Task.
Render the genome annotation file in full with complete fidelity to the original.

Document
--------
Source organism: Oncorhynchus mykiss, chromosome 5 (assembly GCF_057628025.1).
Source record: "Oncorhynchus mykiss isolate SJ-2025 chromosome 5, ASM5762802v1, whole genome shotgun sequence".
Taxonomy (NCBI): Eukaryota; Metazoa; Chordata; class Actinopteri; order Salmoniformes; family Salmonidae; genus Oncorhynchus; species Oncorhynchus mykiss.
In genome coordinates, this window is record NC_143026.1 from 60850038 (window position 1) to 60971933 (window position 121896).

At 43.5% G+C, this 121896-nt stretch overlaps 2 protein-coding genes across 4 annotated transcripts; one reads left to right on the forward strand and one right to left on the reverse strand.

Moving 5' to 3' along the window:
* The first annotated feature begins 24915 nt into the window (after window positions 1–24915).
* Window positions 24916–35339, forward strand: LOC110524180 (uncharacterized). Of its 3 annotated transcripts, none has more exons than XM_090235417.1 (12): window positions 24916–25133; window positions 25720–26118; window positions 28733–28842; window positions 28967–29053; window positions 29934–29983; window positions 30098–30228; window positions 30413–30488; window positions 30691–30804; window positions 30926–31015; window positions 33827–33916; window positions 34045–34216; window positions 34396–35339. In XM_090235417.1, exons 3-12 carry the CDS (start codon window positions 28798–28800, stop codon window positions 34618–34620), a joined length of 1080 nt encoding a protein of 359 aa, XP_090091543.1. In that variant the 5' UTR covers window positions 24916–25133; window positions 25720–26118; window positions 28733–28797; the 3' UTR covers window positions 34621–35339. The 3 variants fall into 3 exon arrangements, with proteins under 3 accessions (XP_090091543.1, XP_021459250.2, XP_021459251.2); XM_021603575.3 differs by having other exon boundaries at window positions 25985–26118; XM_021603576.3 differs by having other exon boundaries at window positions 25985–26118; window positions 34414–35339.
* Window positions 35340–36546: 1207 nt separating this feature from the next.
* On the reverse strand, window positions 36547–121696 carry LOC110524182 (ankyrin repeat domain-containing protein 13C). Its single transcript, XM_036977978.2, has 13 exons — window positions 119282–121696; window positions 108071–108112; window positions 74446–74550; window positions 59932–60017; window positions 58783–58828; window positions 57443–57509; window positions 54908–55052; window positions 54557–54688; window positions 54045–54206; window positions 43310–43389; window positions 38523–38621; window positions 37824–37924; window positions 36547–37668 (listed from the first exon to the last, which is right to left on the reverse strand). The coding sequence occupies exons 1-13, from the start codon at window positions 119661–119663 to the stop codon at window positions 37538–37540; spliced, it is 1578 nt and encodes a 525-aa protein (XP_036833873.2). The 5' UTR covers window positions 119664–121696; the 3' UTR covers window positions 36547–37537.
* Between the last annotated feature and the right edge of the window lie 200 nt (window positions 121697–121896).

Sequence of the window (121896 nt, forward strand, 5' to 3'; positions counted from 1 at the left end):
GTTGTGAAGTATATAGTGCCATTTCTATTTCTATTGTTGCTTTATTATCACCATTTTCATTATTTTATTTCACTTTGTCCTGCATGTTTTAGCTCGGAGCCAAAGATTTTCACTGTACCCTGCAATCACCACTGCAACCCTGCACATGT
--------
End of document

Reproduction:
Source organism: Oncorhynchus mykiss, chromosome 5 (assembly GCF_057628025.1).
Source record: "Oncorhynchus mykiss isolate SJ-2025 chromosome 5, ASM5762802v1, whole genome shotgun sequence".
Taxonomy (NCBI): Eukaryota; Metazoa; Chordata; class Actinopteri; order Salmoniformes; family Salmonidae; genus Oncorhynchus; species Oncorhynchus mykiss.
In genome coordinates, this window is record NC_143026.1 from 60850038 (window position 1) to 60971933 (window position 121896).

At 43.5% G+C, this 121896-nt stretch overlaps 2 protein-coding genes across 4 annotated transcripts; one reads left to right on the forward strand and one right to left on the reverse strand.

Moving 5' to 3' along the window:
* The first annotated feature begins 24915 nt into the window (after window positions 1–24915).
* Window positions 24916–35339, forward strand: LOC110524180 (uncharacterized). Of its 3 annotated transcripts, none has more exons than XM_090235417.1 (12): window positions 24916–25133; window positions 25720–26118; window positions 28733–28842; window positions 28967–29053; window positions 29934–29983; window positions 30098–30228; window positions 30413–30488; window positions 30691–30804; window positions 30926–31015; window positions 33827–33916; window positions 34045–34216; window positions 34396–35339. In XM_090235417.1, exons 3-12 carry the CDS (start codon window positions 28798–28800, stop codon window positions 34618–34620), a joined length of 1080 nt encoding a protein of 359 aa, XP_090091543.1. In that variant the 5' UTR covers window positions 24916–25133; window positions 25720–26118; window positions 28733–28797; the 3' UTR covers window positions 34621–35339. The 3 variants fall into 3 exon arrangements, with proteins under 3 accessions (XP_090091543.1, XP_021459250.2, XP_021459251.2); XM_021603575.3 differs by having other exon boundaries at window positions 25985–26118; XM_021603576.3 differs by having other exon boundaries at window positions 25985–26118; window positions 34414–35339.
* Window positions 35340–36546: 1207 nt separating this feature from the next.
* On the reverse strand, window positions 36547–121696 carry LOC110524182 (ankyrin repeat domain-containing protein 13C). Its single transcript, XM_036977978.2, has 13 exons — window positions 119282–121696; window positions 108071–108112; window positions 74446–74550; window positions 59932–60017; window positions 58783–58828; window positions 57443–57509; window positions 54908–55052; window positions 54557–54688; window positions 54045–54206; window positions 43310–43389; window positions 38523–38621; window positions 37824–37924; window positions 36547–37668 (listed from the first exon to the last, which is right to left on the reverse strand). The coding sequence occupies exons 1-13, from the start codon at window positions 119661–119663 to the stop codon at window positions 37538–37540; spliced, it is 1578 nt and encodes a 525-aa protein (XP_036833873.2). The 5' UTR covers window positions 119664–121696; the 3' UTR covers window positions 36547–37537.
* Between the last annotated feature and the right edge of the window lie 200 nt (window positions 121697–121896).

Sequence of the window (121896 nt, forward strand, 5' to 3'; positions counted from 1 at the left end):
GTTGTGAAGTATATAGTGCCATTTCTATTTCTATTGTTGCTTTATTATCACCATTTTCATTATTTTATTTCACTTTGTCCTGCATGTTTTAGCTCGGAGCCAAAGATTTTCACTGTACCCTGCAATCACCACTGCAACCCTGCACATGT